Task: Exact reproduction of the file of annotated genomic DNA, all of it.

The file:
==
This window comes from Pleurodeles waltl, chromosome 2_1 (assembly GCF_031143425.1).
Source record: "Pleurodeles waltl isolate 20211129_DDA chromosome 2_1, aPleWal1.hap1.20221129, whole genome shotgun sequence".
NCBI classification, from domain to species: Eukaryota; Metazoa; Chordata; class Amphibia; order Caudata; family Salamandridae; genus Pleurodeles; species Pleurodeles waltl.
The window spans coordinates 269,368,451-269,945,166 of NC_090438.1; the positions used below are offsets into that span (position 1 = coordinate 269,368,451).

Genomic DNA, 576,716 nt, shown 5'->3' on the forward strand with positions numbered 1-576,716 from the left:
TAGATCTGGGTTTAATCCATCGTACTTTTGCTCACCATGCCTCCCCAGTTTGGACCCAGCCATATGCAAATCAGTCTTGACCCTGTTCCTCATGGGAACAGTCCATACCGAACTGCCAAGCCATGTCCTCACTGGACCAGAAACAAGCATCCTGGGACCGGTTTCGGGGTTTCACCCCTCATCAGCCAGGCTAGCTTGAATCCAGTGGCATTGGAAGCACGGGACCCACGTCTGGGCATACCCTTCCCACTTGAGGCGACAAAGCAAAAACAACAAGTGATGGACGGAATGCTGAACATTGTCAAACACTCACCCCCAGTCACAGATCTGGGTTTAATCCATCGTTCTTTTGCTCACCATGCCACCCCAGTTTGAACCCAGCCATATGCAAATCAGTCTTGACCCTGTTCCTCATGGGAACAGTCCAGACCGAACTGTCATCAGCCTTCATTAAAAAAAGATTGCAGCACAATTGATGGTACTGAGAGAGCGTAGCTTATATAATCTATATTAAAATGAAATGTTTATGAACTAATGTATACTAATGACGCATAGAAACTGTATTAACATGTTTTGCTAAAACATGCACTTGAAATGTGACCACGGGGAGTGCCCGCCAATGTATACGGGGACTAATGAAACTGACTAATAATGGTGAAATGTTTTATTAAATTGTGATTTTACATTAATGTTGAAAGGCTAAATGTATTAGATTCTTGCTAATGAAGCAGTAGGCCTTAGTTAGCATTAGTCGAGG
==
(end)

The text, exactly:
This window comes from Pleurodeles waltl, chromosome 2_1 (assembly GCF_031143425.1).
Source record: "Pleurodeles waltl isolate 20211129_DDA chromosome 2_1, aPleWal1.hap1.20221129, whole genome shotgun sequence".
NCBI classification, from domain to species: Eukaryota; Metazoa; Chordata; class Amphibia; order Caudata; family Salamandridae; genus Pleurodeles; species Pleurodeles waltl.
The window spans coordinates 269,368,451-269,945,166 of NC_090438.1; the positions used below are offsets into that span (position 1 = coordinate 269,368,451).

Genomic DNA, 576,716 nt, shown 5'->3' on the forward strand with positions numbered 1-576,716 from the left:
TAGATCTGGGTTTAATCCATCGTACTTTTGCTCACCATGCCTCCCCAGTTTGGACCCAGCCATATGCAAATCAGTCTTGACCCTGTTCCTCATGGGAACAGTCCATACCGAACTGCCAAGCCATGTCCTCACTGGACCAGAAACAAGCATCCTGGGACCGGTTTCGGGGTTTCACCCCTCATCAGCCAGGCTAGCTTGAATCCAGTGGCATTGGAAGCACGGGACCCACGTCTGGGCATACCCTTCCCACTTGAGGCGACAAAGCAAAAACAACAAGTGATGGACGGAATGCTGAACATTGTCAAACACTCACCCCCAGTCACAGATCTGGGTTTAATCCATCGTTCTTTTGCTCACCATGCCACCCCAGTTTGAACCCAGCCATATGCAAATCAGTCTTGACCCTGTTCCTCATGGGAACAGTCCAGACCGAACTGTCATCAGCCTTCATTAAAAAAAGATTGCAGCACAATTGATGGTACTGAGAGAGCGTAGCTTATATAATCTATATTAAAATGAAATGTTTATGAACTAATGTATACTAATGACGCATAGAAACTGTATTAACATGTTTTGCTAAAACATGCACTTGAAATGTGACCACGGGGAGTGCCCGCCAATGTATACGGGGACTAATGAAACTGACTAATAATGGTGAAATGTTTTATTAAATTGTGATTTTACATTAATGTTGAAAGGCTAAATGTATTAGATTCTTGCTAATGAAGCAGTAGGCCTTAGTTAGCATTAGTCGAGG